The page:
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challenge is to maintain it. so studio associates working with the san francisco public health department and the food guardians will continue to visit that store for the first eight weeks. and then we will visit that store each month for the next three years or actually two and a half years. this way here, we continue to help the store owner understand how to keep that produce and those natural foods selling, sustainable and being relevant to the customer basis that they are in. so i think we have worked already with three stores in san francisco. the first store now we have actually we went from one 4' product section to two 4' produce sections in a very little store and we're very excited about that and the food guardians have been tremendous in following up with these retailers. so we're glad to be able to help the small business markets and delighted to bring
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natural foods into the little corner stores that sometimes get neglected. thank you very much and i will be available for questions. >> thank you. >> my name is camil, a board member of the american grocers association and i am here on behalf of the board and members to support this program, because we see that in the interest of our members and in the benefit. thank you. >> thank you. any other speakers? great, commissioners any comments or questions? commissioner white? >> what is the typical budget to overhaul a corner store?
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>> as i mentioned we have been doing this as a pilot using grant money, which is why this is the logical next step. and it's about $16,000 to $20,000 and that includes equipment. so shelving. produce bins, aisle tables, as well as the technical assistance. the actual time of the food guardians, and our time is in-kind from the department of public health and the food guardians comes from health promotion grants. that is separate. the way we have set it up, part of the $16,000 would be a grant and part of it is a loan over the 3-year period, which may be forgiveness, depending on the standards that are reached. >> okay. >> just so what we do is that we'll go into the store and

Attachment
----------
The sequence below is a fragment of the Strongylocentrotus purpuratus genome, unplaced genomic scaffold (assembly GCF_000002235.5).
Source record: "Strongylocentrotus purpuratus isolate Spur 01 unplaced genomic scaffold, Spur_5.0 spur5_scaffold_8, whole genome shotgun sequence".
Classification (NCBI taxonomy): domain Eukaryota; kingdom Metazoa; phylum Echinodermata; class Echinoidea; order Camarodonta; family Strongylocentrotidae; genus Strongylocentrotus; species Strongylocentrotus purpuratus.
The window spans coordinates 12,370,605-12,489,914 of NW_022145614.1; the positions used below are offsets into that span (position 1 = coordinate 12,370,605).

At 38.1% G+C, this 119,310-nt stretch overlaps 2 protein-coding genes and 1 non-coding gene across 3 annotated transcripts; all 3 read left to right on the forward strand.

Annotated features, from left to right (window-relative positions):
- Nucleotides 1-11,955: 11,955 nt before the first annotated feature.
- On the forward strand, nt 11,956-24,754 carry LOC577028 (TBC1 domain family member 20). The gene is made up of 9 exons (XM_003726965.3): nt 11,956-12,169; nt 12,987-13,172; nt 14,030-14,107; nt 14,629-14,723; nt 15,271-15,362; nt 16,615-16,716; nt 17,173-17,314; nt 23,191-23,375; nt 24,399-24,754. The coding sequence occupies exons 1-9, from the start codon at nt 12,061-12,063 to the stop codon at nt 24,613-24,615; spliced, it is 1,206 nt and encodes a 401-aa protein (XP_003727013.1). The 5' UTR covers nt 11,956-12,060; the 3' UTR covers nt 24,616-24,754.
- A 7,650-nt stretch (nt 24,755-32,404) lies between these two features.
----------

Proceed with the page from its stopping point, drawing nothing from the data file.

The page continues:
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we'll actually measure the complete store. so we now have what is called an as-built and we can put that on auto cad and relayout the store based on that and determine the refrigeration and equipment and shelving. that is part of what we do in getting the store to look the way it needs to. >> thank you, commissioner dooley. >> can you tell us a little more about the centralized resource center? is that like a brick-and-mortar spot or online portal? what is that going to be like? >> thank you. actually, we were thinking about a centralized resource meaning the consultant, small business development center, our community partner, which we provided grant funding for this program and other programs in
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our office. not a location, but a place, where somebody can talk to you to guide them through the process. >> great. thank you. commissioner yee riley. >> i want to know if there are any new staff requirements or just going to use existing staff? >> this is going to utilize existing staffing. and we have a $60,000 commitment that is in the mayor's budget right now. that money is going to go for the consultants, the staffing that is going to be coordinating is between dph and oewd is already there. >> the $60,000 is for additional staff? >> for consultants. >> for consultants? >> yes. >> so the gentleman before you is a consulting group that does all of this for a fee? >> correct and it would be an open-process for once the program is up and running for consultants to work under this program. right now there is no program. once the program is up, that money is going to get rfp'd